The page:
Toadies are probably the last band from the major-label grunge cash-grab you’d expect to still be operating in 2017. The Texas four-piece struck platinum with 1994’s Rubberneck, and its ubiquitous undead-goth twanger “Possum Kingdom” continues to age as well as its subject. It has, at the very least, cemented Toadies’ cult one-hit wonder status (although their ZZ Top-meets-Pixies riff rock transcends a lot of music from that period).
After dealing with label woes the band unceremoniously released the excellent and underrated Hell Below/Stars Above seven years after their debut to a barren rock wasteland where nü-metal ruled and nobody cared about the Toadies anymore. Another bout of inactivity followed before guitarist/vocalist Todd Lewis reemerged in 2008 with No Deliverance, a record that valiantly attempted to capture the old Toadies magick and mojo, but ended up too polished and too reliant on old tricks. That album and 2012’s Play.Rock.Music. both delivered Texas-slathered guitars, but the weirdness that permeated their first two records was muted.
Toadies’ latest, The Lower Side of Uptown, feels less tentative, with Lewis and co. rediscovering their dark streak in that stack of riffs. Opener “When I Die” slithers along like a sidewinder, while “Take Me Alive” simmers before exploding into some killer, red-hot boogie. Those make for a solid one-two punch, and set up some of the record’s darker moments in “Amen” and “Human Cannonball.” Producer Chris “Frenchie” Smith smartly wrings the guitars of reverb, allowing them to land direct hits, and Lewis’s vocals are as shredded as ever on “Broke Down Stupid” and “Polly Jean,” both of which rumble like tanks.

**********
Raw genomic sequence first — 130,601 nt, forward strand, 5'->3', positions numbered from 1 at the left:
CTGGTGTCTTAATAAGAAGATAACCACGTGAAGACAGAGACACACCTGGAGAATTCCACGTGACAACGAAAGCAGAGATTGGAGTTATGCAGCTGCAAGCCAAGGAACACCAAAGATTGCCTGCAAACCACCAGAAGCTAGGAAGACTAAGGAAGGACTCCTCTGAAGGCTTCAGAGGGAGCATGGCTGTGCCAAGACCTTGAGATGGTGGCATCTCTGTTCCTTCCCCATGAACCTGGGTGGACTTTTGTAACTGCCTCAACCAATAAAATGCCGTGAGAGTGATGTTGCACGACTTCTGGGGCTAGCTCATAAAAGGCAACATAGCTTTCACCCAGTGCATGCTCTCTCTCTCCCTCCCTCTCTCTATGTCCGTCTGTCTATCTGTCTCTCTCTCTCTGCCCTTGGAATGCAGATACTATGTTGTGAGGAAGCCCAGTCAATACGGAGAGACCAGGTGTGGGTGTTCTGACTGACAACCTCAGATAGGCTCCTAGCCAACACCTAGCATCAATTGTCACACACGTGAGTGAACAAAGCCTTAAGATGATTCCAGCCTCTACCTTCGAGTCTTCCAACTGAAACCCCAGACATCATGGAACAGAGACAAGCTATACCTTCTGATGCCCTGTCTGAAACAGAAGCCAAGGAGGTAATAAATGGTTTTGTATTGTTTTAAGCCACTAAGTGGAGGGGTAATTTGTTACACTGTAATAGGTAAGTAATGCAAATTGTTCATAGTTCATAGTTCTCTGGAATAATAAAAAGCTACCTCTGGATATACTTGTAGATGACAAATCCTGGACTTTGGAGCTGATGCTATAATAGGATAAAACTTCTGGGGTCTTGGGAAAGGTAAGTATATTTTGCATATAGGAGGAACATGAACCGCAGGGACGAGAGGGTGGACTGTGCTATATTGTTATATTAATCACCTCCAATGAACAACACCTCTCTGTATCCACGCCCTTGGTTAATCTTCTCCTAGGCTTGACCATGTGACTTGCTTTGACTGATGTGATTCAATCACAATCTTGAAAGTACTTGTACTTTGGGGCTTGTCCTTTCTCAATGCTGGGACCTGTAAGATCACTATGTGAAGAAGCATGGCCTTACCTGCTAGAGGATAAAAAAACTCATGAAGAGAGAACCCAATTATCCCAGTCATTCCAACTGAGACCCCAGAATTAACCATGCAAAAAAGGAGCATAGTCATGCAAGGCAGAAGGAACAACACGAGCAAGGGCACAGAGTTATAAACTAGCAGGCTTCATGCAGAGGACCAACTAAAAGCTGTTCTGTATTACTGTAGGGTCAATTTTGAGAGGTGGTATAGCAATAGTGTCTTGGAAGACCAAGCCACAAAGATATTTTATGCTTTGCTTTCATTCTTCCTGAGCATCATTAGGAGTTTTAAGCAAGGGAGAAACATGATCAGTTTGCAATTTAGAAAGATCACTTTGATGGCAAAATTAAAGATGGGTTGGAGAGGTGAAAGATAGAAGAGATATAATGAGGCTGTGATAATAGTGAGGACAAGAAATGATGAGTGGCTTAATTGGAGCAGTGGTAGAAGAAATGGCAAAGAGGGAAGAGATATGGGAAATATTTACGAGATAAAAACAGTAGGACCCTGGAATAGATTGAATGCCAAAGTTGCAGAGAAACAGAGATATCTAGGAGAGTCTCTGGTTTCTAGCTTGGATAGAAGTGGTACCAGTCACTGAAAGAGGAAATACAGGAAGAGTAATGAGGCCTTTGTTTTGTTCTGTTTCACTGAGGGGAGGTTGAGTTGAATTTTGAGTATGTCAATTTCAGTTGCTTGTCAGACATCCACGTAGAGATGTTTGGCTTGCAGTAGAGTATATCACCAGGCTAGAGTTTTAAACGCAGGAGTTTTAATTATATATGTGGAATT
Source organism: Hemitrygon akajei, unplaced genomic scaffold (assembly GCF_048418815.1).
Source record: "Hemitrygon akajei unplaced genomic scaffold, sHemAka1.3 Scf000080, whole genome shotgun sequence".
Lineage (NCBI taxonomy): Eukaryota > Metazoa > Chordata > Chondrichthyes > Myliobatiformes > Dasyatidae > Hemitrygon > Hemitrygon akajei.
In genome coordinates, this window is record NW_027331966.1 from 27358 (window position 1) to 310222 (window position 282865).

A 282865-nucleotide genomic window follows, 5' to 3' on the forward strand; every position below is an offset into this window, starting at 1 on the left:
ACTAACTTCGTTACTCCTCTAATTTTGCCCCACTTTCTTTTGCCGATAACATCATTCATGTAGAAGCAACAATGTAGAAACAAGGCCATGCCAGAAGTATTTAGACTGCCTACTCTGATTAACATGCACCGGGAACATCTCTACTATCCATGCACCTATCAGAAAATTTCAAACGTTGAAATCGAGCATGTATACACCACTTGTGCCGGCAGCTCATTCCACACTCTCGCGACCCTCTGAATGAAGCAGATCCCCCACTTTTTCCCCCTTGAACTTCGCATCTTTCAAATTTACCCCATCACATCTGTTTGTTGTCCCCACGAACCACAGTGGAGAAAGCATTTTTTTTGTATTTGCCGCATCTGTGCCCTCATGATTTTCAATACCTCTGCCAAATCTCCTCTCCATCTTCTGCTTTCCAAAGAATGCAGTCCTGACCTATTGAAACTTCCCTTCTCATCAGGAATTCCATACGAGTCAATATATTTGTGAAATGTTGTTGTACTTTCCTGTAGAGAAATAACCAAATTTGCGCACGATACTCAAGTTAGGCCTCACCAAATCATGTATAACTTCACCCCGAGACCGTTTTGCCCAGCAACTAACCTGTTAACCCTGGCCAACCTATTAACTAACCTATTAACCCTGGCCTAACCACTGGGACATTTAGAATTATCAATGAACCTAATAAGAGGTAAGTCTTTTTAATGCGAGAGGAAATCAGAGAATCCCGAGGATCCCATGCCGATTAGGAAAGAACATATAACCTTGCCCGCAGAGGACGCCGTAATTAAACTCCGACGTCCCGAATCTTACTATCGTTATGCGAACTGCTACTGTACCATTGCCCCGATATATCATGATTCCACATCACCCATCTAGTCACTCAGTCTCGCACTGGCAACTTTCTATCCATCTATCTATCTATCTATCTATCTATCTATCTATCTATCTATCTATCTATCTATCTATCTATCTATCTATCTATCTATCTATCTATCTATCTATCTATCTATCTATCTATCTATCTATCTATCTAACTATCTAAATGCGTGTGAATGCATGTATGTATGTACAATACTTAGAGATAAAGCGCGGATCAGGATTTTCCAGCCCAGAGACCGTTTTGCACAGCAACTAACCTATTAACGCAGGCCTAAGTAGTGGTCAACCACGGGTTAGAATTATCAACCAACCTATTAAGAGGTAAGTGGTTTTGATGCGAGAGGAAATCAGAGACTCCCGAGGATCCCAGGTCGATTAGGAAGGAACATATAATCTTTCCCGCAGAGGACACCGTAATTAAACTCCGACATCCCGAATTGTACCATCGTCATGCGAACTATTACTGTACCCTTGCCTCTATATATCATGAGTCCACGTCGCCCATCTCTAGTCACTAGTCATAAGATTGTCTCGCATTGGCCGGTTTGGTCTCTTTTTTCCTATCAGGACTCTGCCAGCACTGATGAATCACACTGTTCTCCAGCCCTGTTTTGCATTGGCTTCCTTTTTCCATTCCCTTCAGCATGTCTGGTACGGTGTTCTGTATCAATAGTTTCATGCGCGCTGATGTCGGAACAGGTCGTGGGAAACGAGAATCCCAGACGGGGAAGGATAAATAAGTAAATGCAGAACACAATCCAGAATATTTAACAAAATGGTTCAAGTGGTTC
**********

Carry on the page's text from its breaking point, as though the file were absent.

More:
Toadies aren’t reinventing the wheel, but their ability to make powerful, meat-and-potatoes rock is nothing to sneeze at—hell, AC/DC made a four-decade career out of it (plus Lewis’s vocals remain a powerful weapon). Their cover of Screamin’ Jay Hawkins’ “I Put a Spell On You” is serviceable, but that along with “Keep Breathing” and “Echo” could’ve been trimmed to make the album leaner.
But the fact we’re even talking about Toadies in 2017 says something. They’ve often been wrongly lumped in with the rest of the glut of grunge-lite bands that poured onto the charts post-Nevermind. As it turns out, they were nothing but a rock band all along. And even as rock ’n’ roll continues to get nudged into the margins, the practitioners that continue to do it well will always remain relevant.